Mountain View Cemetery

This space stands as a monument to both beauty and death: gravestones, mausoleums, and stone angels mark the resting places of hundreds of Oaklanders, laid to rest among spreading oak trees and picturesque winding paths. Many stories of hauntings exist in this 224-acre graveyard; the first body was placed in the ground there in 1857, and a hundred and fifty years and over 165,000 funerals make for many, many stories. Some of these graves are clearly marked and receive numerous visitors, especially the “famous Oaklander” graves listed on the cemetery’s website to help visitors pay their respects to the local artists, writers, and innovators that made this city what it is. Others, however, are unmarked and receive no flowers or visitors; 500 graves lie in the Stranger’s Plot, their inhabitants and the stories that went along with them long been forgotten. This unmarked field is populated by the poor, the migrant workers, the criminals, and the suicides; no lovely mausoleums or sculptures were raised in their honor, and many who pass through the field have no idea that they are walking on cemetery ground. The spirits of the marginalized, forgotten masses are said to linger in this place, crying out silently to be remembered, to be recognized; and Oakland listens, and more and more people have taken interest in these people and dedicate their free time to looking through cemetery records and death certificates for names and stories to attach to the bodies under the ground. Oakland does not forget its own without a fight.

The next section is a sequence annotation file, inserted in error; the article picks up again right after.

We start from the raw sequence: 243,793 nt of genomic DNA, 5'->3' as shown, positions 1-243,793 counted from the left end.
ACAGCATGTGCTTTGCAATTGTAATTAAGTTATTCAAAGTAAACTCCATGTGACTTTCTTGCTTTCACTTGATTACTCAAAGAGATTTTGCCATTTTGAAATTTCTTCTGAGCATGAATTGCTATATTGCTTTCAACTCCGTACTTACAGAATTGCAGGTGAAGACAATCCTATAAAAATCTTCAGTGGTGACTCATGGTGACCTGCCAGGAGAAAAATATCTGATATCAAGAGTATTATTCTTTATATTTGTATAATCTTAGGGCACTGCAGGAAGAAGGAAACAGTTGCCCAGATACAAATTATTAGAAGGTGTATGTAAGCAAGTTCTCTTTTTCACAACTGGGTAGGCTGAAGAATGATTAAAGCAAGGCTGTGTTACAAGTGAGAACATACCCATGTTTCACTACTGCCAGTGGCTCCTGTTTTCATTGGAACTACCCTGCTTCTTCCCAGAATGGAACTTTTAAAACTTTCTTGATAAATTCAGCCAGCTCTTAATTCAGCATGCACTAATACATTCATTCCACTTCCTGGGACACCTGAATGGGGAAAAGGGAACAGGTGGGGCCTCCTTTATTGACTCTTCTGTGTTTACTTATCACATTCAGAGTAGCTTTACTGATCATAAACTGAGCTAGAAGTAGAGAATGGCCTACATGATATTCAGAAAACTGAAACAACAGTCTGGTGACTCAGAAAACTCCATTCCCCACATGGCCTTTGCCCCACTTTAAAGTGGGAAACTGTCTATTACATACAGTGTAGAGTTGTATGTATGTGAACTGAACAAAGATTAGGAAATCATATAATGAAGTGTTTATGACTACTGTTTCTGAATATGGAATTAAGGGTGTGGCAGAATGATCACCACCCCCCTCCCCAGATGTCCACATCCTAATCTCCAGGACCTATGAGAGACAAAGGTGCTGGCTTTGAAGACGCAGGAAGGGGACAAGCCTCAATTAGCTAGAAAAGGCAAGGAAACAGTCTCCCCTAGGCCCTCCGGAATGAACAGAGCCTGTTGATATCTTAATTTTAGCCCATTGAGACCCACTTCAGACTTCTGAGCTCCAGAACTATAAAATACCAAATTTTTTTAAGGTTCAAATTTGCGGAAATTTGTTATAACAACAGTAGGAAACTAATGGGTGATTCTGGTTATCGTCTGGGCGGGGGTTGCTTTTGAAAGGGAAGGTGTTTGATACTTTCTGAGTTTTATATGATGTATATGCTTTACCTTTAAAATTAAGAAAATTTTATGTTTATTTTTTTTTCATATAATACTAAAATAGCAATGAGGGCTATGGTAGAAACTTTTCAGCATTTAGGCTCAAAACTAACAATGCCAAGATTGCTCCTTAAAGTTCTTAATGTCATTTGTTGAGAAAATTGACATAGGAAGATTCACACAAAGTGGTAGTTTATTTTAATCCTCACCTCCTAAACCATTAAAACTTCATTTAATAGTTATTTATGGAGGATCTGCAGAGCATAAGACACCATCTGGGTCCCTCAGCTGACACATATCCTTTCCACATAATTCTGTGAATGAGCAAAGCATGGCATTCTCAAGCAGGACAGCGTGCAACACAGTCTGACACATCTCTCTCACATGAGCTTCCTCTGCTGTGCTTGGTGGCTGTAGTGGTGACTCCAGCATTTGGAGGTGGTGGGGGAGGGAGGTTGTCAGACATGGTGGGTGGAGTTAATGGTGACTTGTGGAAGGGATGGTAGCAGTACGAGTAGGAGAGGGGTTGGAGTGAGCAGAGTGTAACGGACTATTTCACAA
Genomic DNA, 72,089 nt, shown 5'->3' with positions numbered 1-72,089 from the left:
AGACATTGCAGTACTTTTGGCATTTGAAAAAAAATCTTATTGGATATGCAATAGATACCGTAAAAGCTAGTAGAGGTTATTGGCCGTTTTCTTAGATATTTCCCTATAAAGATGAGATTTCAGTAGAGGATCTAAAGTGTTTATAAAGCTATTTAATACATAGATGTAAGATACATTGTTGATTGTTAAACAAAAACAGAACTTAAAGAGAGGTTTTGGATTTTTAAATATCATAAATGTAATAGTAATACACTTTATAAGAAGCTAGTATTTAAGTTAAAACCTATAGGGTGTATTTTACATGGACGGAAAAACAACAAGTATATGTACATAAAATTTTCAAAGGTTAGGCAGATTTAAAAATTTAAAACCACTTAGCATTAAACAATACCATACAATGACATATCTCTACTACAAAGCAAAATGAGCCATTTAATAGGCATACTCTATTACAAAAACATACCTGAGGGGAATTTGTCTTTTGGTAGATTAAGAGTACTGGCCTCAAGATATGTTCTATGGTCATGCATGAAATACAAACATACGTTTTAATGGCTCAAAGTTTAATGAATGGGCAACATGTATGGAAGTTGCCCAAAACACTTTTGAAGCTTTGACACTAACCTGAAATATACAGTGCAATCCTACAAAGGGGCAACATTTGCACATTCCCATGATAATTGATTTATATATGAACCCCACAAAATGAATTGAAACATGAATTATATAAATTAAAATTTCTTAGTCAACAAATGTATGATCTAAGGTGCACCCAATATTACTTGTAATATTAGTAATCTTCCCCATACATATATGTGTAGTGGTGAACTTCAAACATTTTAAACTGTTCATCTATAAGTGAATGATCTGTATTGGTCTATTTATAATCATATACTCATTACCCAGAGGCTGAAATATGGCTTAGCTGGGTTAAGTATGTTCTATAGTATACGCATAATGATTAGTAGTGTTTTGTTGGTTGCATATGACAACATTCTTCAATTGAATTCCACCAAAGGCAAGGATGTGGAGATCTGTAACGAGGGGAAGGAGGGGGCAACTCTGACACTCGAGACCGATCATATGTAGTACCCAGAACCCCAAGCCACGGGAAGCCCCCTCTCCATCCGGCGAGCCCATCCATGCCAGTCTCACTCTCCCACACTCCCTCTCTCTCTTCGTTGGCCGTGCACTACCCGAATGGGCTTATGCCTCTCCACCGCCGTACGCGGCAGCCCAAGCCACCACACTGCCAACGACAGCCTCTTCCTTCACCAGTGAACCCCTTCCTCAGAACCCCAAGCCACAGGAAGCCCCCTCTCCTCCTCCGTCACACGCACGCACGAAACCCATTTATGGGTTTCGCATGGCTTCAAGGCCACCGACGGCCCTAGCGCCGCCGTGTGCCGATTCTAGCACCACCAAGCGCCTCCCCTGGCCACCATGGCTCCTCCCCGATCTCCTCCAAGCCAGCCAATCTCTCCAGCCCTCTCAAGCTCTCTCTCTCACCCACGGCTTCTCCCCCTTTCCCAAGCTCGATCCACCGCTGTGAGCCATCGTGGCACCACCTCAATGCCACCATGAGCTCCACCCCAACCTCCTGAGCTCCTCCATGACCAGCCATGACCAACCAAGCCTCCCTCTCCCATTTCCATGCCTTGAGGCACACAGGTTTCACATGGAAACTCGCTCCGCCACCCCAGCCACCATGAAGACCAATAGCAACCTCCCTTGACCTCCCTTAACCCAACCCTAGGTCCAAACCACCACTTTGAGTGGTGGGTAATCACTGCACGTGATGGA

And despite being a cemetery, a space meant for mourning and silence, this is not a dead place: Oaklanders come here to admire the view, to tour the graves of famous locals, and to walk their dogs, as well as to visit family members and loved ones. The cemetery is an Oakland landmark in its own right, strikingly beautiful and completely unique in its architecture and gardens, and new stories are being added to its store every day. Sad stories, yes, stories of nameless shades with unfinished business and freshly turned earth covering the face of a loved one; but happy stories as well, stories of a forgotten grave being rediscovered and its occupant’s history made known, and stories of simple, beautiful days among the trees and the memories. Mountain View Cemetery: where the living and the dead meet and mingle with curiosity and respect rather than terror.

Cite this Page:

Savannah Stelzer, “Mountain View Cemetery,” Street Stories: Oakland, accessed October 16, 2018,
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